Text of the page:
We are searching data for your request:
Upon completion, a link will appear to access the found materials.
The remains are believed to belong to the Delmenhorst, one of the first ships built according to the drawing, which was destroyed in a battle against the Swedes.
The remains of a 17th century shipwreck were found about 150 meters off the southern coast of the Danish island of Lolland, in the western part of the Baltic Sea.
According a statement from the Viking Ship Museum in Roskilde, the remains, measuring 7 × 31 meters, are well visible and lie at a depth of only 3.5 meters.
«We found an oval pile of stones, shaped like a ship. […] Among rocks and algae we could see the frames of the ship and the one-inch-thick cladding plates«Said the museum inspector responsible for the works, Morten Johansen.
«On the first dive, the sun shone through the water and made dozens of shattered and melted bronze cannons glow like gold amid the charred remains«He added.
According to archaeologists, the shipwreck almost certainly belongs to the Delmenhorst, a Danish warship sunk at the Battle of Fehmarn in 1644.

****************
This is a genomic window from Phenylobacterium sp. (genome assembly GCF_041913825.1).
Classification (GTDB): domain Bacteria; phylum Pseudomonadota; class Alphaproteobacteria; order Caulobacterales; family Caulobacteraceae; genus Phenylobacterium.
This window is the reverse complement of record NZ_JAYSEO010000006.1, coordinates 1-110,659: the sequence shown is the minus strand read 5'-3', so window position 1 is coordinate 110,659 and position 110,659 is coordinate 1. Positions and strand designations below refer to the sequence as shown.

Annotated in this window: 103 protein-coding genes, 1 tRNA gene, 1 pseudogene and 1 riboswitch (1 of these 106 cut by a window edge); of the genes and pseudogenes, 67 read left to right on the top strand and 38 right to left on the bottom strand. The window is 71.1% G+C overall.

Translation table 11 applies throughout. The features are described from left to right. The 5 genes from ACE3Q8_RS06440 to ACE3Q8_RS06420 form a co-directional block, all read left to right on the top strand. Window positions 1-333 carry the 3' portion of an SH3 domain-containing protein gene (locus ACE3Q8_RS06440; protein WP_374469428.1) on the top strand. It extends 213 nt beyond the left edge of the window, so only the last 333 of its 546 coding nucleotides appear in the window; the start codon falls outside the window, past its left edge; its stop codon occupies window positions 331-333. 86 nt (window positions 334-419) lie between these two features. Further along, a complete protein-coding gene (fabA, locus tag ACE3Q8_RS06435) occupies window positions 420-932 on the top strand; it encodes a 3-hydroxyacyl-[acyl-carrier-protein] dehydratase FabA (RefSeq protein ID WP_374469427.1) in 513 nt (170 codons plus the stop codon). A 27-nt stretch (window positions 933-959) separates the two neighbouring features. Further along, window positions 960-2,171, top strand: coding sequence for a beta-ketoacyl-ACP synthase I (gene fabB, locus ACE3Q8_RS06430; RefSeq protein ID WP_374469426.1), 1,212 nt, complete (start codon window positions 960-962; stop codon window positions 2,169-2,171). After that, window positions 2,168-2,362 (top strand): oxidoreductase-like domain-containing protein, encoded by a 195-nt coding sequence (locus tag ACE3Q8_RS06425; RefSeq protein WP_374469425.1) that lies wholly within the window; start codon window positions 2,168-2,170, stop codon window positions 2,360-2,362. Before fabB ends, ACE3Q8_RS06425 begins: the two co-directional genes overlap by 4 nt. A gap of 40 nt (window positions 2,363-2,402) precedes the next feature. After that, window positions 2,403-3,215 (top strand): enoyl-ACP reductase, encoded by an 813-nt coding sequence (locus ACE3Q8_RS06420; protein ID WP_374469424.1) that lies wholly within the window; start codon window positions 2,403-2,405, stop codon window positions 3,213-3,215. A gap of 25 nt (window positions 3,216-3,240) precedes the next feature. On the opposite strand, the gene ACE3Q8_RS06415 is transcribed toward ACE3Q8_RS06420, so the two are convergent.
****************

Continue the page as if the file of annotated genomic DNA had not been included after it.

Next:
The combat was the culmination of the Torstenson War between Sweden and Denmark and the Holy Roman Empire (1643-1645), in which Stockholm gained dominance over the Baltic. Previously in the area, two other ships of the Danish fleet had already been found destroyed in the same battle.
«It is an exciting shipwreck. First of all, it is the last of the ships sunk in the Battle of Fehmarn. […] Secondly, Delmenhorst is special, because it is one of the first ships built following a plan“Says Johansen.
As for the unusual position of the wreckage, scientists assume that Delmenhorst's crew tried to save the ship by taking it to the Lolland coastline, where it would be protected by a strong coastal battery. However, the Swedes managed to burn the ship with a blast, causing it to sink in shallow water.
The works are expected to last five weeks. Then, from some 30,000 photographs, a 3D digital model of the Delmenhorst will be created and the remains will remain in place.
"In this way, the shipwreck can be displayed digitally in the museum, even though it is still at the bottom of the sea," Johansen said.